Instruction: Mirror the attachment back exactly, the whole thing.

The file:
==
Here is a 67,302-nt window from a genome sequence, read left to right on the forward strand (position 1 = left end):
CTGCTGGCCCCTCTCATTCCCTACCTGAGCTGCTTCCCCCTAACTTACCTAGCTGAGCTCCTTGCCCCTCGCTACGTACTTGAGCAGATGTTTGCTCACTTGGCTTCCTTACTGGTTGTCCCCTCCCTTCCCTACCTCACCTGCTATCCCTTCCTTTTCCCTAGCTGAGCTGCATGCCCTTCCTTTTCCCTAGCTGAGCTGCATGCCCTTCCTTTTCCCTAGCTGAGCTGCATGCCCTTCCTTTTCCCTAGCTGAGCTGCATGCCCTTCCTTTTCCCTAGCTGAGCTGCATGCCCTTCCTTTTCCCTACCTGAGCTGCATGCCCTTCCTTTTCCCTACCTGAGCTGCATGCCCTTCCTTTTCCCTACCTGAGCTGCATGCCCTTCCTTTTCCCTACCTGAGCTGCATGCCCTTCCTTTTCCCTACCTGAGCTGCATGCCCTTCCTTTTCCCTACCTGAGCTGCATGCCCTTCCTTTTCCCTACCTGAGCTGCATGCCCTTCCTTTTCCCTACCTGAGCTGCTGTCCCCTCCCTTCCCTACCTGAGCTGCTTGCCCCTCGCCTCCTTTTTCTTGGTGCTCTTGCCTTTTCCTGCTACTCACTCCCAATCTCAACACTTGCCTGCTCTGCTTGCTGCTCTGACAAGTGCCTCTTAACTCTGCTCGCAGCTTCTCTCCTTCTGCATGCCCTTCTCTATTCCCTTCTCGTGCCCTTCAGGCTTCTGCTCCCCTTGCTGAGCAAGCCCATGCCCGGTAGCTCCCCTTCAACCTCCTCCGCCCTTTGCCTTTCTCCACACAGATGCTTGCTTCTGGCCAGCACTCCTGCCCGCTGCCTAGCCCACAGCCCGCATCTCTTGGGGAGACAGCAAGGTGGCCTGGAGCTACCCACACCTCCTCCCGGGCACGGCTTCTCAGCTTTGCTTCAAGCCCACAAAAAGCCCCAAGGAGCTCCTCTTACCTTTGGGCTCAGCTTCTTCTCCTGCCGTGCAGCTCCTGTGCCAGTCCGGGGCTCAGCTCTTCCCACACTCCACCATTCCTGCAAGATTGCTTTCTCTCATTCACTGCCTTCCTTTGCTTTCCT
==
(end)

Here is a 67,302-nt window from a genome sequence, read left to right on the forward strand (position 1 = left end):
CTGCTGGCCCCTCTCATTCCCTACCTGAGCTGCTTCCCCCTAACTTACCTAGCTGAGCTCCTTGCCCCTCGCTACGTACTTGAGCAGATGTTTGCTCACTTGGCTTCCTTACTGGTTGTCCCCTCCCTTCCCTACCTCACCTGCTATCCCTTCCTTTTCCCTAGCTGAGCTGCATGCCCTTCCTTTTCCCTAGCTGAGCTGCATGCCCTTCCTTTTCCCTAGCTGAGCTGCATGCCCTTCCTTTTCCCTAGCTGAGCTGCATGCCCTTCCTTTTCCCTAGCTGAGCTGCATGCCCTTCCTTTTCCCTACCTGAGCTGCATGCCCTTCCTTTTCCCTACCTGAGCTGCATGCCCTTCCTTTTCCCTACCTGAGCTGCATGCCCTTCCTTTTCCCTACCTGAGCTGCATGCCCTTCCTTTTCCCTACCTGAGCTGCATGCCCTTCCTTTTCCCTACCTGAGCTGCATGCCCTTCCTTTTCCCTACCTGAGCTGCATGCCCTTCCTTTTCCCTACCTGAGCTGCTGTCCCCTCCCTTCCCTACCTGAGCTGCTTGCCCCTCGCCTCCTTTTTCTTGGTGCTCTTGCCTTTTCCTGCTACTCACTCCCAATCTCAACACTTGCCTGCTCTGCTTGCTGCTCTGACAAGTGCCTCTTAACTCTGCTCGCAGCTTCTCTCCTTCTGCATGCCCTTCTCTATTCCCTTCTCGTGCCCTTCAGGCTTCTGCTCCCCTTGCTGAGCAAGCCCATGCCCGGTAGCTCCCCTTCAACCTCCTCCGCCCTTTGCCTTTCTCCACACAGATGCTTGCTTCTGGCCAGCACTCCTGCCCGCTGCCTAGCCCACAGCCCGCATCTCTTGGGGAGACAGCAAGGTGGCCTGGAGCTACCCACACCTCCTCCCGGGCACGGCTTCTCAGCTTTGCTTCAAGCCCACAAAAAGCCCCAAGGAGCTCCTCTTACCTTTGGGCTCAGCTTCTTCTCCTGCCGTGCAGCTCCTGTGCCAGTCCGGGGCTCAGCTCTTCCCACACTCCACCATTCCTGCAAGATTGCTTTCTCTCATTCACTGCCTTCCTTTGCTTTCCT